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(NECN/NBC Connecticut: Abbey Niezgoda, Newtown, Conn.) - Saturday morning, 26 cyclists started a 400-mile journey from Newtown, Conn. to Washington, D.C.
As they set off for the second Sandy Hook Ride on Washington more than a year after the tragic elementary school shooting, Team 26 is pedaling with one mission in mind: changing the nation's gun laws.
"Last year, we only did about 50 miles - the last leg of the journey from Maryland to D.C.," said Omar Samaha. "This year, we're doing the full 400."
Samaha drove to Newtown from Washington, and he will bike all the way back. He lost his sister in the shootings at Virginia Tech, but he's riding for the same reason as those from Newtown, who are calling on Congress to pass a comprehensive background check bill.
"The fact that it didn't go through last year was a travesty," said Samaha.
It's the message they are hoping to bring to Washington and to the rolling rallies along the four-day route.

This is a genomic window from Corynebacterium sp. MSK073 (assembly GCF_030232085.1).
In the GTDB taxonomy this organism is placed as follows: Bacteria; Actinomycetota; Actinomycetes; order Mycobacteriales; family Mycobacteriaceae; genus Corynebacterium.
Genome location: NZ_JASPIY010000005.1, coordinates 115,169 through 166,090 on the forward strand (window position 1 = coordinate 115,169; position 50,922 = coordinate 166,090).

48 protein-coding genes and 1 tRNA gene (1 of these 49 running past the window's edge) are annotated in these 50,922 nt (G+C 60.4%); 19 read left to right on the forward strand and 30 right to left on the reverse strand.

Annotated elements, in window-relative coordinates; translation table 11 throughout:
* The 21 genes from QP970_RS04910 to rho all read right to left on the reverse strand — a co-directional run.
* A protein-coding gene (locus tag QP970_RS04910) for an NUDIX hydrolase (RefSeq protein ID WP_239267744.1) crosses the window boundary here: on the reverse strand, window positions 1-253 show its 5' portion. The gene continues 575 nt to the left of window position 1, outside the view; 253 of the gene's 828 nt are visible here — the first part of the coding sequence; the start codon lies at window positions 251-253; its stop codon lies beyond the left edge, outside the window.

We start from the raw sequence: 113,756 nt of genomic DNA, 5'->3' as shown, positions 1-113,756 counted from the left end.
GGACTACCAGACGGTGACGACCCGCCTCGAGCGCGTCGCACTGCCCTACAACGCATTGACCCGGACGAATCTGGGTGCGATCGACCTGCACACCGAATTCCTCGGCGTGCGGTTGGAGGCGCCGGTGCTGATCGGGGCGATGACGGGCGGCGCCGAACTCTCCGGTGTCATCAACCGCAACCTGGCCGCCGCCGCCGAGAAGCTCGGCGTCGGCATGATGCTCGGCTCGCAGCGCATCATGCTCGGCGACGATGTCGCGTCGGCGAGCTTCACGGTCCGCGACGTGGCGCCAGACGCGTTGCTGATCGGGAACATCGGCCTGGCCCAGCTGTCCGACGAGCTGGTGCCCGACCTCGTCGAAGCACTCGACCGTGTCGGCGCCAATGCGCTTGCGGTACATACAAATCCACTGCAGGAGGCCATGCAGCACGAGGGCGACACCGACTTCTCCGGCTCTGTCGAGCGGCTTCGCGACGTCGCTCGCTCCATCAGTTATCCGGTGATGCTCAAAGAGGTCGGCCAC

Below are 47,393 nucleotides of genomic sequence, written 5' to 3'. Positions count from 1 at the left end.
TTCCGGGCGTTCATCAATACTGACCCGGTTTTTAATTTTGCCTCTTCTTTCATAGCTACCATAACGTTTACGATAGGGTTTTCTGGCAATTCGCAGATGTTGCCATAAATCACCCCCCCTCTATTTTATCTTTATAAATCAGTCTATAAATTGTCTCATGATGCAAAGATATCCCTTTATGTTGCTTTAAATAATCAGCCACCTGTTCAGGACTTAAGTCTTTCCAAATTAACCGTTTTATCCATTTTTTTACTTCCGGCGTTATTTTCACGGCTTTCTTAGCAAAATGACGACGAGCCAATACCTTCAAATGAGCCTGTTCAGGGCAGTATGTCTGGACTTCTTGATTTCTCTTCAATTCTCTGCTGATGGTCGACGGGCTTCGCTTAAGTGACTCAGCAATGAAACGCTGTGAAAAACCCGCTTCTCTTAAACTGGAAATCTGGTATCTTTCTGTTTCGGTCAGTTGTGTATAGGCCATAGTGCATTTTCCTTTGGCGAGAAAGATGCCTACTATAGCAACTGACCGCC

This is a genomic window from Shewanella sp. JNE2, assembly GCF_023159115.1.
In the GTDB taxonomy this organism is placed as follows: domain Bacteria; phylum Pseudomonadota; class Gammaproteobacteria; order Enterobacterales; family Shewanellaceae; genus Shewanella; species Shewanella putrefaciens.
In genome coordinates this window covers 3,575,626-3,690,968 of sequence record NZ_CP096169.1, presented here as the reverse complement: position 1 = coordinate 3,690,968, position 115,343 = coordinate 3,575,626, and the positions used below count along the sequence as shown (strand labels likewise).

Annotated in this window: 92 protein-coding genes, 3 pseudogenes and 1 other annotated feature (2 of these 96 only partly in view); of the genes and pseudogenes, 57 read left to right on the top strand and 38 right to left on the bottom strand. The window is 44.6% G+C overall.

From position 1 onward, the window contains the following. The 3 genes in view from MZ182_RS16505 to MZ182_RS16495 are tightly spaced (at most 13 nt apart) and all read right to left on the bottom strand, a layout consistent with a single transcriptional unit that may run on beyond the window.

The send-off ceremony was filled with supportive voices, like that from one Sandy Hook father, who lost his 6-year-old son.
"On December 14, 2012, the scourge of gun violence reached right into my world and took the life of our little boy," said Mike Barden.
As they pedaled through Newtown, many cyclists wore Sandy Hook bracelets, bearing the names of the victims names as a reminder why they are riding all the way to Capitol Hill.
"Like the riders here, we're not giving up," said Democratic Sen. Richard Blumenthal of Connecticut. "We're not getting tired or stopping."
Gun rights supporters criticized the idea, saying it only punishes law-abiding citizens. But these cyclists know the ride, like the fight, will be a lengthy one.